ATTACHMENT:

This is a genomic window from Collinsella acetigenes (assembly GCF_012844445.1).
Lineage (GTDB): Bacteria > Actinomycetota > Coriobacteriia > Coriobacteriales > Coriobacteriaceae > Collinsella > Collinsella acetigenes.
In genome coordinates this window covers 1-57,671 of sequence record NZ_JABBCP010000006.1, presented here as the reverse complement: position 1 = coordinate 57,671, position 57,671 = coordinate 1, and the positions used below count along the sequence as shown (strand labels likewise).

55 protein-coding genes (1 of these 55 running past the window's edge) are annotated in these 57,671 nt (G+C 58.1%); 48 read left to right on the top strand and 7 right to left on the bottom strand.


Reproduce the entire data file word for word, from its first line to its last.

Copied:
This is a genomic window from Collinsella acetigenes (assembly GCF_012844445.1).
Lineage (GTDB): Bacteria > Actinomycetota > Coriobacteriia > Coriobacteriales > Coriobacteriaceae > Collinsella > Collinsella acetigenes.
In genome coordinates this window covers 1-57,671 of sequence record NZ_JABBCP010000006.1, presented here as the reverse complement: position 1 = coordinate 57,671, position 57,671 = coordinate 1, and the positions used below count along the sequence as shown (strand labels likewise).

55 protein-coding genes (1 of these 55 running past the window's edge) are annotated in these 57,671 nt (G+C 58.1%); 48 read left to right on the top strand and 7 right to left on the bottom strand.